Get Moving

Tod Esquivel, Youth Fitness Trainer and Owner of Indy Fit Kids, says that kids are naturally active; however, modern life is geared toward convenience and comfort.

"All of the conveniences of today's technology discourage [kids] from being active and essentially make them lazy," he says. As counterintuitive as it may seem, Esquivel says that being active actually creates more energy.

Jenni Purcell, a Registered Dietician with the American Dairy Association of Indiana, seconds the importance of daily physical activity, recommending that kids get at least 60 minutes each day. Sound like a lot? "Every bit adds up," she says, adding that it's easy to keep kids moving if they're doing different types of activities. "For example, kids can walk the dog for 20 minutes, play basketball for 30, and help wash the car for 10 minutes." Purcell adds that this goal is easily accomplished if parents limit the amount of television/video game time.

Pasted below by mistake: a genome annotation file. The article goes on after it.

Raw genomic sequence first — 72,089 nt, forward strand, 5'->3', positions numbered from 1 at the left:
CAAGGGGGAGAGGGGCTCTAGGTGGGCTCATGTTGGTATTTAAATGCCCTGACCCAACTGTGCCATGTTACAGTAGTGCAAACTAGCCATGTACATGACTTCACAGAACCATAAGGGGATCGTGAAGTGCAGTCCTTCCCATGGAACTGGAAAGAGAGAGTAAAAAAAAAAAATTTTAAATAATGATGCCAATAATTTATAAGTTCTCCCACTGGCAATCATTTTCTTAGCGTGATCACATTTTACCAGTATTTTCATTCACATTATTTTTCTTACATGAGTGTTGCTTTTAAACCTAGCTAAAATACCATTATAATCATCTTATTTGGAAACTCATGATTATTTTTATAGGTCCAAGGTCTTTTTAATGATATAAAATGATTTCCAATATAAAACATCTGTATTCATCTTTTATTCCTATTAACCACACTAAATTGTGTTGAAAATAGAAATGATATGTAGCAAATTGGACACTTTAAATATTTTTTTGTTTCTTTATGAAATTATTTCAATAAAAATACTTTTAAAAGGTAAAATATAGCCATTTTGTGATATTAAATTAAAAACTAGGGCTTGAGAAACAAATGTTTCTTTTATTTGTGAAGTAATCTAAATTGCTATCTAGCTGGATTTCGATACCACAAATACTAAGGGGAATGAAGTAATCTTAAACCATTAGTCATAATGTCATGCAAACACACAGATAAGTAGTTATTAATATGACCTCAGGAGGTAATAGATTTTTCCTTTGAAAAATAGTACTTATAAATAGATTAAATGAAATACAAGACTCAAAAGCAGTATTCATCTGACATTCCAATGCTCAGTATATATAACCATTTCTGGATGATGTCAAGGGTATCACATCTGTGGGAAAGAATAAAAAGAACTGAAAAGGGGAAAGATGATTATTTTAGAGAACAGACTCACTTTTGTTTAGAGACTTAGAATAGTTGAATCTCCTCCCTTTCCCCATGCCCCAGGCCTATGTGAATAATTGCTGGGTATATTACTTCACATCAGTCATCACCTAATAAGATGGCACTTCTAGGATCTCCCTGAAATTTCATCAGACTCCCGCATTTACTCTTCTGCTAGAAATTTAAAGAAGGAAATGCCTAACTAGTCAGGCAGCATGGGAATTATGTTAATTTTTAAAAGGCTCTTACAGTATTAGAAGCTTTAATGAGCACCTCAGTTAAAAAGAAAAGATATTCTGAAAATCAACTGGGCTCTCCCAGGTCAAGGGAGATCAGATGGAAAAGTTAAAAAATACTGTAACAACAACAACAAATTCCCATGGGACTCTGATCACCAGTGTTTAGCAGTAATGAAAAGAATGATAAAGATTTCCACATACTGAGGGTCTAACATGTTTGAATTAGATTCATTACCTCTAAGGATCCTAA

However, both Purcell and Esquivel stress that parents must be active with their kids. "Exercise is something parents and kids have to do together," Esquivel explains. "Parents must set good examples for their kids," he says.

The Family that Cooks Together…

While no one can dispute the value of physical exercise, instilling nutritious eating habits is arguably the most important factor in raising a healthy child. Elizabeth Blessing, co-founder and chief nutritionist for Green BEAN Delivery, says she firmly believes that diet is the biggest culprit in the current obesity epidemic. "The majority of food consumed in the country doesn't provide the proper nutrients that help the body to be healthy."

Adds Purcell, "there are several key food groups that kids need to eat from more often: low-fat and fat-free dairy; whole, fiber-rich grain foods; vibrantly colored vegetables; brightly colored fruits and 100 percent fruit juice; and lean proteins and nuts." She suggests that parents develop grocery lists and menus based around these foods, and always keep these healthy staples in the house.